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Earlier this year, in welcoming the new president of Connecticut College, Katherine Bergeron, to New London, I suggested she might want to have lunch with Mayor Daryl Finizio, to help warm up town-gown relations.
I am sure President Bergeron is busy, getting adjusted to the new job. I'm sure lunch with the mayor is near the bottom of her to-do list, if it's on there at all.
But I think some legislation developing in the General Assembly should encourage President Bergeron to reorganize her priorities.
Not only should she have lunch soon with the mayor, but she should plan on picking up the check. It will help her get used to having to pay.
Connecticut College, Mitchell College and Lawrence + Memorial Hospital have all been getting pretty much a free ride in New London for all these years, not required to pay property taxes. But that would all change under a proposal sponsored by Connecticut House Speaker J. Brendan Sharkey.
Sharkey, a critic of the way Connecticut municipalities must rely on property tax for revenue, believes that making nonprofit colleges and hospitals pay property taxes would be a good step toward reform.
The proposal is evolving and moving along. Sharkey says he has support from both sides of the aisle, and the bill will likely get its first airing at a public hearing within a week or so.
Sharkey said the proposal could be tweaked and changed, and maybe the requirement to pay taxes would be phased in. But the concept is on track for consideration in this session of the legislature.
Under his initial outline of the proposal, Sharkey said, the municipalities would no longer get reimbursed by the state for the lost taxes from hospitals and colleges.
The reimbursement under the PILOT, or payment in lieu of taxes, program is at 32 cents on the dollar and could go up to 34 cents under a budget proposal from Gov. Dannel Malloy.
Sharkey suggests that colleges and hospitals be made to pay taxes for the first time and then apply to the state for assistance from the PILOT pool of money. He calls this reverse PILOT, and it would shift the burden of assisting colleges and hospitals from the municipalities to the state, where the assistance could be more fairly paid for by everyone.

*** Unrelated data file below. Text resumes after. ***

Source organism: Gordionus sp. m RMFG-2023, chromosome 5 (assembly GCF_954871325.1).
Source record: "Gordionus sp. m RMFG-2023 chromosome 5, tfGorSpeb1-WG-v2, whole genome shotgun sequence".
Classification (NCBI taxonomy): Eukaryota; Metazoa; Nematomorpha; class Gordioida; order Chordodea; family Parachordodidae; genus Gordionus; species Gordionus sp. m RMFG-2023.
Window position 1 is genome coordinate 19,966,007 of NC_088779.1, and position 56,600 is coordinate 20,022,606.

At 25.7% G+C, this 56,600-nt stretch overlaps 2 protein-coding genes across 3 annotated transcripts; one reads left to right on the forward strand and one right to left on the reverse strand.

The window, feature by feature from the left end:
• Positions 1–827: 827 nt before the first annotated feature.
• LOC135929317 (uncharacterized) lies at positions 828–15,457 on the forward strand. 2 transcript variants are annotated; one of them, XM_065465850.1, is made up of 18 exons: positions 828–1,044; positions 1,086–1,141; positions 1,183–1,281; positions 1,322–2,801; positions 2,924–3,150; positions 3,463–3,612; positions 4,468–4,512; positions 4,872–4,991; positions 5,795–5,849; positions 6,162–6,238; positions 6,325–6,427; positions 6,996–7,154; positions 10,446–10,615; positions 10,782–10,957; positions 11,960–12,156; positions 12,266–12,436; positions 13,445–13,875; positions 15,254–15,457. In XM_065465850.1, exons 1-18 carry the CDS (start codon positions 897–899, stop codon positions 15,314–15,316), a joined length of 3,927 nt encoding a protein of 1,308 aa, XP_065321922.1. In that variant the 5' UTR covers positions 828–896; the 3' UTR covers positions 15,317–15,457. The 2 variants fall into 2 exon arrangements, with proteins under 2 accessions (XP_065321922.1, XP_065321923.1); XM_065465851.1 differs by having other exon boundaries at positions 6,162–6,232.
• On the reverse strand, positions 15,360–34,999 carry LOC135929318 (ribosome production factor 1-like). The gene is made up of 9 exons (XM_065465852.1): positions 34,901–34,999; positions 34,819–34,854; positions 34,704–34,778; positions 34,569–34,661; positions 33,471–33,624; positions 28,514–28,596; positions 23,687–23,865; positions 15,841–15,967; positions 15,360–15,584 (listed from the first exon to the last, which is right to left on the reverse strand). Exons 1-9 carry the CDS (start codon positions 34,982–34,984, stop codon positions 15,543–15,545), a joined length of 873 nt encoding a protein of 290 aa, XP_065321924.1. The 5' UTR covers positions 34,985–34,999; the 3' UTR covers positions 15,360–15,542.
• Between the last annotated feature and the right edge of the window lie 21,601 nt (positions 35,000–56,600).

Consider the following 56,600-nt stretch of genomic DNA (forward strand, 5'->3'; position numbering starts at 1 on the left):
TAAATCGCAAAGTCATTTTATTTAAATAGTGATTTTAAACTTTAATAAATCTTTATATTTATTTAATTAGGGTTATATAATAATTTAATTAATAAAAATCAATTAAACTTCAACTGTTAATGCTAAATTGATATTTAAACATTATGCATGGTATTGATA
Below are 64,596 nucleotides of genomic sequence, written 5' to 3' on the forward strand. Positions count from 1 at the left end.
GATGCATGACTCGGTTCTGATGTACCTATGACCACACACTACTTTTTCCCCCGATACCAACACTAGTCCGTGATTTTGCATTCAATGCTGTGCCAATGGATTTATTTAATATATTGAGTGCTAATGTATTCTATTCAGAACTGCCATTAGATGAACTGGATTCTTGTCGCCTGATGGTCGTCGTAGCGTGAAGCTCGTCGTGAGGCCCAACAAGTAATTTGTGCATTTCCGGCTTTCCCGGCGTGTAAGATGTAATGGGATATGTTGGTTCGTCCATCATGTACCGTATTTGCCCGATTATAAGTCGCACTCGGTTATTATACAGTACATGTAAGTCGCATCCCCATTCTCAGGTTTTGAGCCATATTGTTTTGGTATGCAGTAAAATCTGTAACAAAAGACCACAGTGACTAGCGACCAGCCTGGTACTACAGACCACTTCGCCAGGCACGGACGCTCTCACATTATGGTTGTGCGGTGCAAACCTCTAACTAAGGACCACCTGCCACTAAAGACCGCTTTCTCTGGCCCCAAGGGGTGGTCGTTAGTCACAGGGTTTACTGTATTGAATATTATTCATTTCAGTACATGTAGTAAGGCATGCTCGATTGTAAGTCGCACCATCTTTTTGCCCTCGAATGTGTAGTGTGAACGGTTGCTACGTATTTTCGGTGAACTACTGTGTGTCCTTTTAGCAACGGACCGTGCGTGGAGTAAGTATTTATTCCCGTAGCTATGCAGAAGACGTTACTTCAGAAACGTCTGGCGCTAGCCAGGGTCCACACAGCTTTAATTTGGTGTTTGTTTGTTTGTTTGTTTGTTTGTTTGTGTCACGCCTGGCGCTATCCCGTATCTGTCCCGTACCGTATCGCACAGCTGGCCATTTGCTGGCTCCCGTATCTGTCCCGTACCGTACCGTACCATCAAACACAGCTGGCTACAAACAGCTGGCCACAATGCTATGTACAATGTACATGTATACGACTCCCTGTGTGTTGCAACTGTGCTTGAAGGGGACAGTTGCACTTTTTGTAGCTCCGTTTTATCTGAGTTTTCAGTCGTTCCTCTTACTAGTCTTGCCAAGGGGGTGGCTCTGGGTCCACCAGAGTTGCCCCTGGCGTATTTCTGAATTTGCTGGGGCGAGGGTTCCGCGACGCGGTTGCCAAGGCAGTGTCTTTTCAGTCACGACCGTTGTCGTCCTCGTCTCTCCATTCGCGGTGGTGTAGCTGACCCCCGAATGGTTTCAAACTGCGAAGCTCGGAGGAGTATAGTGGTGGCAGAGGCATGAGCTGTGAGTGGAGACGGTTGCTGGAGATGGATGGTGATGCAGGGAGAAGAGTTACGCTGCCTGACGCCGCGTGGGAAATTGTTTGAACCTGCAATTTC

The new law also would allow the municipalities and the institutions to come up with a compromise payment plan for taxes, presumably for more money than the PILOT funds now provide, but less than the actual tax due. The municipalities would have all the leverage in those negotiations.
The Sharkey proposal would be especially welcome in poor cities like New London, the speaker said. But it would also help any towns with sizeable satellite facilities run by nonprofit hospitals. L+M, for instance, would have to pay taxes on its new cancer center in Waterford and its health center in Groton.
The proposal, Sharkey adds, would also acknowledge that community hospitals are more frequently acting like for-profit entities, paying executives high salaries, for instance.
"In New London and other communities, the distinction between nonprofit and for-profit is getting blurred," he said.
Just a quick glance at the numbers makes this proposal a huge windfall for New London.
The old assessment for all L+M property, not reflecting changes through revaluation, was $199.3 million. At the current mill rate, that would be a $5.4 million tax bill. Connecticut College's assessments totaled $213.9 million, for a tax bill of $5.8 million. Mitchell's assessments were $40.9 million, for a $1.1 million tax bill.
The city in its current budget allows for $4.6 million in PILOT money.
Mitchell has been making voluntary payments to the city of a little less than $30,000 a year. Connecticut College is paying a paltry $12,500 a year.
L+M says it donates to community causes and treats the indigent.
I would give a proposal introduced by the House speaker, a Democrat in a heavily Democratic state, a good chance of passing. It has to help that it should get strong support from cities.
The Sharkey plan would put a lot of much-needed money on the table for New London, which would be the biggest beneficiary around here.
I would think the city could help its colleges and hospitals adapt to a new reality and compromise by accepting less than the full property tax bill, to start anyway.
There will be lots to talk about if President Bergeron does come down the hill for that lunch with the mayor. She can hear first hand his lecture about how broke the city is. He's good at giving it.
The well-paid executives at L+M, who may need to start dipping a bit into the offshore accounts where they have stashed tens of millions of dollars, might also want to start to make nice with the mayor, instead of scolding him in the newspaper.
This is the opinion of David Collins.